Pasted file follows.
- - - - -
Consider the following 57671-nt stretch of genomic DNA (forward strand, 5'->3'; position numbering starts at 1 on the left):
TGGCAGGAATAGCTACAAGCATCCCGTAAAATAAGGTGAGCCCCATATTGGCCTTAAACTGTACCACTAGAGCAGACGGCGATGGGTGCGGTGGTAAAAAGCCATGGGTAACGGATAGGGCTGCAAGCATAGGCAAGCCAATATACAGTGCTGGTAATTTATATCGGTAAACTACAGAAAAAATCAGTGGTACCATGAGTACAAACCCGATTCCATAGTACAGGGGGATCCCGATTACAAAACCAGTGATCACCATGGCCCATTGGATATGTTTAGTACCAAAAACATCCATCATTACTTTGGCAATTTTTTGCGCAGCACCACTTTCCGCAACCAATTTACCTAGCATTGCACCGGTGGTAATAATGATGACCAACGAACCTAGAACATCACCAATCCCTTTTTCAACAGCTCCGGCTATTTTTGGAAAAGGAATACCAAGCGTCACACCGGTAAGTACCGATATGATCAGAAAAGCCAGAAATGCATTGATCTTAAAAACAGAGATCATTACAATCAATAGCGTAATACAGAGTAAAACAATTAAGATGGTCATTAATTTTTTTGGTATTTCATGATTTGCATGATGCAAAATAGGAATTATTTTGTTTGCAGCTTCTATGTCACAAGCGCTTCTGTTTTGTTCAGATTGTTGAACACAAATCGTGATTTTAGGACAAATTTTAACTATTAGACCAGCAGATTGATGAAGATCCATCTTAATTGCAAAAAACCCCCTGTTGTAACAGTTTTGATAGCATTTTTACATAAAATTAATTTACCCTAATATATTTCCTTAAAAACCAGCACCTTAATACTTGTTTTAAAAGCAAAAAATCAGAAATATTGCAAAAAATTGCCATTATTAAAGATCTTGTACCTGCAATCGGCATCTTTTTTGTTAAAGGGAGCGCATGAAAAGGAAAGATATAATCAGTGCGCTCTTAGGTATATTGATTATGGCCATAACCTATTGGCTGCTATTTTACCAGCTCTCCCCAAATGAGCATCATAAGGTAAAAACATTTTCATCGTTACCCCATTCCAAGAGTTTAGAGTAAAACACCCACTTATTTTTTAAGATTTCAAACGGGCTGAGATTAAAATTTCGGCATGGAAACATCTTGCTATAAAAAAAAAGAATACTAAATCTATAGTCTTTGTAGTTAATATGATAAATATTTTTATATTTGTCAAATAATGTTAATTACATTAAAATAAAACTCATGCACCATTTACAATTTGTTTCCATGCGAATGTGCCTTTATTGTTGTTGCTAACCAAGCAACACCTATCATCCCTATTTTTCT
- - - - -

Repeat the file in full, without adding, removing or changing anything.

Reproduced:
Consider the following 57671-nt stretch of genomic DNA (forward strand, 5'->3'; position numbering starts at 1 on the left):
TGGCAGGAATAGCTACAAGCATCCCGTAAAATAAGGTGAGCCCCATATTGGCCTTAAACTGTACCACTAGAGCAGACGGCGATGGGTGCGGTGGTAAAAAGCCATGGGTAACGGATAGGGCTGCAAGCATAGGCAAGCCAATATACAGTGCTGGTAATTTATATCGGTAAACTACAGAAAAAATCAGTGGTACCATGAGTACAAACCCGATTCCATAGTACAGGGGGATCCCGATTACAAAACCAGTGATCACCATGGCCCATTGGATATGTTTAGTACCAAAAACATCCATCATTACTTTGGCAATTTTTTGCGCAGCACCACTTTCCGCAACCAATTTACCTAGCATTGCACCGGTGGTAATAATGATGACCAACGAACCTAGAACATCACCAATCCCTTTTTCAACAGCTCCGGCTATTTTTGGAAAAGGAATACCAAGCGTCACACCGGTAAGTACCGATATGATCAGAAAAGCCAGAAATGCATTGATCTTAAAAACAGAGATCATTACAATCAATAGCGTAATACAGAGTAAAACAATTAAGATGGTCATTAATTTTTTTGGTATTTCATGATTTGCATGATGCAAAATAGGAATTATTTTGTTTGCAGCTTCTATGTCACAAGCGCTTCTGTTTTGTTCAGATTGTTGAACACAAATCGTGATTTTAGGACAAATTTTAACTATTAGACCAGCAGATTGATGAAGATCCATCTTAATTGCAAAAAACCCCCTGTTGTAACAGTTTTGATAGCATTTTTACATAAAATTAATTTACCCTAATATATTTCCTTAAAAACCAGCACCTTAATACTTGTTTTAAAAGCAAAAAATCAGAAATATTGCAAAAAATTGCCATTATTAAAGATCTTGTACCTGCAATCGGCATCTTTTTTGTTAAAGGGAGCGCATGAAAAGGAAAGATATAATCAGTGCGCTCTTAGGTATATTGATTATGGCCATAACCTATTGGCTGCTATTTTACCAGCTCTCCCCAAATGAGCATCATAAGGTAAAAACATTTTCATCGTTACCCCATTCCAAGAGTTTAGAGTAAAACACCCACTTATTTTTTAAGATTTCAAACGGGCTGAGATTAAAATTTCGGCATGGAAACATCTTGCTATAAAAAAAAAGAATACTAAATCTATAGTCTTTGTAGTTAATATGATAAATATTTTTATATTTGTCAAATAATGTTAATTACATTAAAATAAAACTCATGCACCATTTACAATTTGTTTCCATGCGAATGTGCCTTTATTGTTGTTGCTAACCAAGCAACACCTATCATCCCTATTTTTCT